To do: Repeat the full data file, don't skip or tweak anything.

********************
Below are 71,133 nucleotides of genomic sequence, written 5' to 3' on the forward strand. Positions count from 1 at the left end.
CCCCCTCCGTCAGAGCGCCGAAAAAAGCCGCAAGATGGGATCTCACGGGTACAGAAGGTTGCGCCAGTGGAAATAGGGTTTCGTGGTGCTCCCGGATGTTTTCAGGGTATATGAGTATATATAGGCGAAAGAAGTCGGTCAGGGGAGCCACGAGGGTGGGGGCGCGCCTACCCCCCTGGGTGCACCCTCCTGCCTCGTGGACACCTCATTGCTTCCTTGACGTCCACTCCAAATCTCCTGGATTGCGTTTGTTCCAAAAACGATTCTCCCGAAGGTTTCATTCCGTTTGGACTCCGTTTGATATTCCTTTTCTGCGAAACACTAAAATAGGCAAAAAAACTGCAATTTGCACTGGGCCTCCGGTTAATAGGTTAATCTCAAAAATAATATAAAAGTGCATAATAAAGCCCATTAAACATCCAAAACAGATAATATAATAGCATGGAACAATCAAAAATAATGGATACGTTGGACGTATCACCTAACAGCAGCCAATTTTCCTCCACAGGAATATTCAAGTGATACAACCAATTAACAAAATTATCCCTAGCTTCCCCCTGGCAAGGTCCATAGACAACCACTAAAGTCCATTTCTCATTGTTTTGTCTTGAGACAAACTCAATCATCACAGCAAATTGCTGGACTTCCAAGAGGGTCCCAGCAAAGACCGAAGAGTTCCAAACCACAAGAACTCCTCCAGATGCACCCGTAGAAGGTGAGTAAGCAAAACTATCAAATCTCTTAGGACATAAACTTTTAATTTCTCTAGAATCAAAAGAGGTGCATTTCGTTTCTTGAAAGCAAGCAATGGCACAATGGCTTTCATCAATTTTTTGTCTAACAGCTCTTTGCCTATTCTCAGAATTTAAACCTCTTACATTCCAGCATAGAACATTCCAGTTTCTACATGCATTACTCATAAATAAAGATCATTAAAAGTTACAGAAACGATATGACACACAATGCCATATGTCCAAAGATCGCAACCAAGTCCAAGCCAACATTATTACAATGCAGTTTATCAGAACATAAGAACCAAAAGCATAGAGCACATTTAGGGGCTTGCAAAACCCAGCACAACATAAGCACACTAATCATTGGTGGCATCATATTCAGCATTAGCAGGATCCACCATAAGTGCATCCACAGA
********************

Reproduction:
Below are 71,133 nucleotides of genomic sequence, written 5' to 3' on the forward strand. Positions count from 1 at the left end.
CCCCCTCCGTCAGAGCGCCGAAAAAAGCCGCAAGATGGGATCTCACGGGTACAGAAGGTTGCGCCAGTGGAAATAGGGTTTCGTGGTGCTCCCGGATGTTTTCAGGGTATATGAGTATATATAGGCGAAAGAAGTCGGTCAGGGGAGCCACGAGGGTGGGGGCGCGCCTACCCCCCTGGGTGCACCCTCCTGCCTCGTGGACACCTCATTGCTTCCTTGACGTCCACTCCAAATCTCCTGGATTGCGTTTGTTCCAAAAACGATTCTCCCGAAGGTTTCATTCCGTTTGGACTCCGTTTGATATTCCTTTTCTGCGAAACACTAAAATAGGCAAAAAAACTGCAATTTGCACTGGGCCTCCGGTTAATAGGTTAATCTCAAAAATAATATAAAAGTGCATAATAAAGCCCATTAAACATCCAAAACAGATAATATAATAGCATGGAACAATCAAAAATAATGGATACGTTGGACGTATCACCTAACAGCAGCCAATTTTCCTCCACAGGAATATTCAAGTGATACAACCAATTAACAAAATTATCCCTAGCTTCCCCCTGGCAAGGTCCATAGACAACCACTAAAGTCCATTTCTCATTGTTTTGTCTTGAGACAAACTCAATCATCACAGCAAATTGCTGGACTTCCAAGAGGGTCCCAGCAAAGACCGAAGAGTTCCAAACCACAAGAACTCCTCCAGATGCACCCGTAGAAGGTGAGTAAGCAAAACTATCAAATCTCTTAGGACATAAACTTTTAATTTCTCTAGAATCAAAAGAGGTGCATTTCGTTTCTTGAAAGCAAGCAATGGCACAATGGCTTTCATCAATTTTTTGTCTAACAGCTCTTTGCCTATTCTCAGAATTTAAACCTCTTACATTCCAGCATAGAACATTCCAGTTTCTACATGCATTACTCATAAATAAAGATCATTAAAAGTTACAGAAACGATATGACACACAATGCCATATGTCCAAAGATCGCAACCAAGTCCAAGCCAACATTATTACAATGCAGTTTATCAGAACATAAGAACCAAAAGCATAGAGCACATTTAGGGGCTTGCAAAACCCAGCACAACATAAGCACACTAATCATTGGTGGCATCATATTCAGCATTAGCAGGATCCACCATAAGTGCATCCACAGA